When motivated reasoning is reasonable: Being vigilant about dubious science claims in online articles

When motivated reasoning is reasonable: Being vigilant about dubious science claims in online articles

Author: Lukas Gierth – University of Muenster. Germany

Co-author: Rainer Bromme – University of Muenster

Amidst long standing socio-scientific controversies regarding topics such as vaccination and climate change, lay people are required to make up their mind about scientific phenomena on a regular basis. However, most people lack the necessary expertise to evaluate scientific claims on face value and instead gravitate towards the supposed evidence more in line with their own preconceived notions about these scientific topics. This form of self-serving reasoning is also known as motivated reasoning and could lead people to misweigh, misunderstand or misinterpret scientific information. However, motivated reasoning could also result in vigilance towards deception and thus improve judgment of the trustworthiness and pertinence of experts.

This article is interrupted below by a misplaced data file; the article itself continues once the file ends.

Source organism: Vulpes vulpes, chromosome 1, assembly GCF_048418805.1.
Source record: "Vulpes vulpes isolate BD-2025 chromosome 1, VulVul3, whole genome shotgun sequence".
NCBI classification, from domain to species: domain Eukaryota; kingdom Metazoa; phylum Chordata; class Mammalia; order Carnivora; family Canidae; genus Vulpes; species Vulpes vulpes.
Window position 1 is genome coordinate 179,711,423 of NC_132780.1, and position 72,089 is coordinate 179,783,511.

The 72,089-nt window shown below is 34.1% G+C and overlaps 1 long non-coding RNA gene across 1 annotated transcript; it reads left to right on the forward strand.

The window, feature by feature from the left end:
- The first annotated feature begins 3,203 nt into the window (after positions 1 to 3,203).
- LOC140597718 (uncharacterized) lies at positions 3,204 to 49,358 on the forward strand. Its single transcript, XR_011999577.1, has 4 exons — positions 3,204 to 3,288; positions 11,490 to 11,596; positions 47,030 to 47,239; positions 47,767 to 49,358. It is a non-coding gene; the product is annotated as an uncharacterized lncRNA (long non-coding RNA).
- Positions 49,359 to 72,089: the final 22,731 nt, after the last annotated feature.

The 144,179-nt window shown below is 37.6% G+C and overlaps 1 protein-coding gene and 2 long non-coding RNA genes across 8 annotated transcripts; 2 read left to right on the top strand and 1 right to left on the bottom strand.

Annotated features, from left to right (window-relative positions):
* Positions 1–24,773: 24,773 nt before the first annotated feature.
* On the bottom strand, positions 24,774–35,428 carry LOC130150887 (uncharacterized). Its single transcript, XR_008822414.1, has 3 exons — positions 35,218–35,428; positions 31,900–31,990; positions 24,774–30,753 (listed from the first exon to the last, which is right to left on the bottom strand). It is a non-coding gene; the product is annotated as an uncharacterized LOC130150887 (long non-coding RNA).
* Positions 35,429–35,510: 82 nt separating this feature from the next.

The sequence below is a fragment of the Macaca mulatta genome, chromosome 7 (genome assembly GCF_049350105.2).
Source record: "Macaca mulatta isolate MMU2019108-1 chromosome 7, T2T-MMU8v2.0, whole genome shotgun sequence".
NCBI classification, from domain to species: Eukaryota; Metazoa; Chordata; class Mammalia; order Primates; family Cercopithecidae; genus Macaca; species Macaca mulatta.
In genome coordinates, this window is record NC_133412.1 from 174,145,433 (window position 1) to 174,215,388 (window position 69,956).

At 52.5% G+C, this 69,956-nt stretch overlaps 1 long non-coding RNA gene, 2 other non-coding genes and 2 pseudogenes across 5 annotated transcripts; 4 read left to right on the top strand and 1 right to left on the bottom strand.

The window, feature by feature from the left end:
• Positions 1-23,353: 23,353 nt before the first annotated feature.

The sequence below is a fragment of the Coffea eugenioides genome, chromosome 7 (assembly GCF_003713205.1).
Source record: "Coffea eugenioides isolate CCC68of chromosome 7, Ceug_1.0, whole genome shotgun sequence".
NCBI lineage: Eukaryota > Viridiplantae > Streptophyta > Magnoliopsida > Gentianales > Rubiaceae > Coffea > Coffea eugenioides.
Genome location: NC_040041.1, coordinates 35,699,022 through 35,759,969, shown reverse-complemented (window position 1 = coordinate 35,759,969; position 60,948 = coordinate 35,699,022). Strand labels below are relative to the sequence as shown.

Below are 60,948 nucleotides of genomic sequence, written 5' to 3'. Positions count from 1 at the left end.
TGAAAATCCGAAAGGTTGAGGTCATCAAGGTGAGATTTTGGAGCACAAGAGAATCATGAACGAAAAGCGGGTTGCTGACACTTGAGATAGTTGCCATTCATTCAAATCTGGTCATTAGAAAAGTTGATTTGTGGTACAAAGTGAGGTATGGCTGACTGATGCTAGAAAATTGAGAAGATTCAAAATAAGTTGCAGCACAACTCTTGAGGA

For example, one might not be able to scientifically verify an expert’s claim about the health impacts of sugar, but if this expert is funded by Coca-Cola, one would be hesitant to believe him or her. Further, one might also be vigilant against pro-sugar claims made by this expert and thus evaluate them more closely. In this case, the motivation to not be deceived by a conflicted source would increase scrutiny towards the claim, thereby flipping the notion of motivated reasoning being a hindrance to science communication on its head – as it would lead to more and not less sophisticated reasoning.

To address these notions, we performed a between-subjects experiment. Participants were presented with an online science article dealing with the effects of sugar consumption on short-term memory. We varied the source of funding to introduce a perceived conflict of interest, as well as the claim made by the expert source resulting in three experimental conditions. Outcome variables included a trustworthiness measure, assessing perceived integrity, benevolence and expertise, and a numerical reasoning measure. Since data-collection is ongoing (current N=116, projected N=175), we cannot report results at this moment.

The author has not yet submitted a copy of the full paper.

Presentation type: Individual paper
Theme: Science
Area of interest: Building a theoretical basis for science communication